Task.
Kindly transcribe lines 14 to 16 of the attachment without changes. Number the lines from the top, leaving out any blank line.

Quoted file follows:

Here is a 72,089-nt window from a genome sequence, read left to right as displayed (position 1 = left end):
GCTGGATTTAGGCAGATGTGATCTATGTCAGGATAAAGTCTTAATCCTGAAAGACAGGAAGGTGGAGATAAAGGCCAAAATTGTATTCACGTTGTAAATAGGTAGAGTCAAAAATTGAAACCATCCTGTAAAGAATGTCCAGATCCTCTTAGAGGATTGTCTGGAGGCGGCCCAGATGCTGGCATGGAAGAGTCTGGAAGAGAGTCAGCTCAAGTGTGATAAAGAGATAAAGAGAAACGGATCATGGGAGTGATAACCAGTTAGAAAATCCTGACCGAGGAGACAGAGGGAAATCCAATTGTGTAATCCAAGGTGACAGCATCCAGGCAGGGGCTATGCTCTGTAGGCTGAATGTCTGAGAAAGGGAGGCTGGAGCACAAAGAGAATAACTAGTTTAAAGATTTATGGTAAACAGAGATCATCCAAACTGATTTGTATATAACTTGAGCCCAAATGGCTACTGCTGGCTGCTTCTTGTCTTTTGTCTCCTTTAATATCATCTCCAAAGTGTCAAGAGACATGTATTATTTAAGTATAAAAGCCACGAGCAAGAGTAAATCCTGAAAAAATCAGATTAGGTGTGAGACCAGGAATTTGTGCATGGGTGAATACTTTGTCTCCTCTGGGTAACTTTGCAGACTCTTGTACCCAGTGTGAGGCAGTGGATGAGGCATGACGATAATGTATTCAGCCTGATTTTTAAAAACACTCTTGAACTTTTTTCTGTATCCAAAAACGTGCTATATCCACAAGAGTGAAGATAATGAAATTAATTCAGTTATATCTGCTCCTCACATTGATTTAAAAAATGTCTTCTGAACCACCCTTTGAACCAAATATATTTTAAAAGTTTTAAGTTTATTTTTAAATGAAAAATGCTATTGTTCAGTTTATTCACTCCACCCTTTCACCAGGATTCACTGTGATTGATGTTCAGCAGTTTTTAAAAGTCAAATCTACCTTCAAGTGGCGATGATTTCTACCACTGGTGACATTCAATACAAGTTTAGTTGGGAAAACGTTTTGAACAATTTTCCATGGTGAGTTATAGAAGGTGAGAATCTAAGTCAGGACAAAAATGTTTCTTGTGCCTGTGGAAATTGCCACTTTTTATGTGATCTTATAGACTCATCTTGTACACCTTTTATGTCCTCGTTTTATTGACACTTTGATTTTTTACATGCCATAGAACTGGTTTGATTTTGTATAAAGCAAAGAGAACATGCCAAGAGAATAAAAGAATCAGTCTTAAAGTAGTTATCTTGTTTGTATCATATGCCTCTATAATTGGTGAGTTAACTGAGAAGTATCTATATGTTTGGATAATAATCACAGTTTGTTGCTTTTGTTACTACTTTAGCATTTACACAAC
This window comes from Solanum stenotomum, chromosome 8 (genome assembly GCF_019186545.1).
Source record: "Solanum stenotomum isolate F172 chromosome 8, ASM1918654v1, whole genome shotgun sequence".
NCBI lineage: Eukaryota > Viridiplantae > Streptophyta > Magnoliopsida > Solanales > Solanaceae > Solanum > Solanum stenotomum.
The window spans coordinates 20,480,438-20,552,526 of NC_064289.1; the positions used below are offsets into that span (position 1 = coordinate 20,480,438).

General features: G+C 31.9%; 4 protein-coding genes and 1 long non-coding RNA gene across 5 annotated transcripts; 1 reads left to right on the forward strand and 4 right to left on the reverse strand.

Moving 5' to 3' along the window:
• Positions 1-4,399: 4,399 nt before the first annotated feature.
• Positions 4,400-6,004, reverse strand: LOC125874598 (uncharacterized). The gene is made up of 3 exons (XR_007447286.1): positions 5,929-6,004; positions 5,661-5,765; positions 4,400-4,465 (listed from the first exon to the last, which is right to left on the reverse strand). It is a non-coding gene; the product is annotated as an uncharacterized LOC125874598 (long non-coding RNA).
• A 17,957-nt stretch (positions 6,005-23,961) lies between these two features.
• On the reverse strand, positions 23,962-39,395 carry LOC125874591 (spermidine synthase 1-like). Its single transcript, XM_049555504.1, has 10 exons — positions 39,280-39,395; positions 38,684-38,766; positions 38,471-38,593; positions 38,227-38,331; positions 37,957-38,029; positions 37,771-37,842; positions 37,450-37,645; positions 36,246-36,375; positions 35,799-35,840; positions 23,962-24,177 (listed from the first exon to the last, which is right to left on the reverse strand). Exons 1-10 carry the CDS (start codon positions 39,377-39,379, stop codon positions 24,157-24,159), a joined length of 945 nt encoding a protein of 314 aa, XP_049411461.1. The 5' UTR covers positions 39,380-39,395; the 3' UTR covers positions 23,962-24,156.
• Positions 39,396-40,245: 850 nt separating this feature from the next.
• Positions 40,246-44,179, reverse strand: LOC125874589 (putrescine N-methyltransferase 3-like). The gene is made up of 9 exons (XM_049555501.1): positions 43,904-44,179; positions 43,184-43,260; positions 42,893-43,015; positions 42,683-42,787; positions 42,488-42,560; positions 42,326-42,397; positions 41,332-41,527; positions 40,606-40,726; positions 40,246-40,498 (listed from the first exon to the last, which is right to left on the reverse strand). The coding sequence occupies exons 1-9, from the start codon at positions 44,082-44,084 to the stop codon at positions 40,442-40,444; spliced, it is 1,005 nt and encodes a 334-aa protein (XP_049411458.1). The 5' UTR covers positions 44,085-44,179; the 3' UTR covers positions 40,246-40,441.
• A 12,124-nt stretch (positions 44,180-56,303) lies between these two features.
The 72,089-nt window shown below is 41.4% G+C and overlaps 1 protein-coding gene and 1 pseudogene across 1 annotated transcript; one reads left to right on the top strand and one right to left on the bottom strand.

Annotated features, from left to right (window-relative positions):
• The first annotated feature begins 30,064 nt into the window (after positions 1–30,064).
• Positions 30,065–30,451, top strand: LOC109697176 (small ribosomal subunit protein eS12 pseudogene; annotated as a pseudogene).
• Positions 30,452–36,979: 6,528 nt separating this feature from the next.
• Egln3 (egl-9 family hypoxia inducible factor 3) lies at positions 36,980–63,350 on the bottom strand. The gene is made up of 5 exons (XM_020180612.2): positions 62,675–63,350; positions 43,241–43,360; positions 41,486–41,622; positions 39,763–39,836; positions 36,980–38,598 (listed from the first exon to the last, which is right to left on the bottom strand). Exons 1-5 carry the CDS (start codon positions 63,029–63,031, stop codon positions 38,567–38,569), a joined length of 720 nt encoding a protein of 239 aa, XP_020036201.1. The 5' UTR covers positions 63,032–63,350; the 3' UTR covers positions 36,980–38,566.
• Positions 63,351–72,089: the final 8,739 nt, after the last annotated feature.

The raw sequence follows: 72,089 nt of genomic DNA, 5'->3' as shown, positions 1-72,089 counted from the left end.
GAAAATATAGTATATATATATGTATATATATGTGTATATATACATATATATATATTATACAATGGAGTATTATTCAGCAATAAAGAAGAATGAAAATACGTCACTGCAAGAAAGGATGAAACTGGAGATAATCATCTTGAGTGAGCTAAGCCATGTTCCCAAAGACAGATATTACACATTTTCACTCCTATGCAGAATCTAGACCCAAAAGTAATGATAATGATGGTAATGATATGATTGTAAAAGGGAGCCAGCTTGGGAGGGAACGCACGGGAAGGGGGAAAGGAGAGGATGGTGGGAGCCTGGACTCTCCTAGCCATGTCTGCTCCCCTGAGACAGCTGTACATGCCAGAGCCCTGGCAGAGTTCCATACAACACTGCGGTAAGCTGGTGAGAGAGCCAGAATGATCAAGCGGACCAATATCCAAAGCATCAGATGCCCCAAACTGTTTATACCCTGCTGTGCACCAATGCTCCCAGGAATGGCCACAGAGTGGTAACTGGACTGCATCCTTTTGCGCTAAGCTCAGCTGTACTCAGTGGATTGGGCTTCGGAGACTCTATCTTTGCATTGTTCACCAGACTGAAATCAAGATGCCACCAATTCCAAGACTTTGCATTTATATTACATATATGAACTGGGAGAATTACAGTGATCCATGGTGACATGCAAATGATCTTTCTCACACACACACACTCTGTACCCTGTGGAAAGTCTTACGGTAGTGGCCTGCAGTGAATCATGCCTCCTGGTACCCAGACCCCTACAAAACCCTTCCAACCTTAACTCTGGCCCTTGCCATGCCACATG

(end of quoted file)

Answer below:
• Positions 40,246-44,179, reverse strand: LOC125874589 (putrescine N-methyltransferase 3-like). The gene is made up of 9 exons (XM_049555501.1): positions 43,904-44,179; positions 43,184-43,260; positions 42,893-43,015; positions 42,683-42,787; positions 42,488-42,560; positions 42,326-42,397; positions 41,332-41,527; positions 40,606-40,726; positions 40,246-40,498 (listed from the first exon to the last, which is right to left on the reverse strand). The coding sequence occupies exons 1-9, from the start codon at positions 44,082-44,084 to the stop codon at positions 40,442-40,444; spliced, it is 1,005 nt and encodes a 334-aa protein (XP_049411458.1). The 5' UTR covers positions 44,085-44,179; the 3' UTR covers positions 40,246-40,441.
• A 12,124-nt stretch (positions 44,180-56,303) lies between these two features.
The 72,089-nt window shown below is 41.4% G+C and overlaps 1 protein-coding gene and 1 pseudogene across 1 annotated transcript; one reads left to right on the top strand and one right to left on the bottom strand.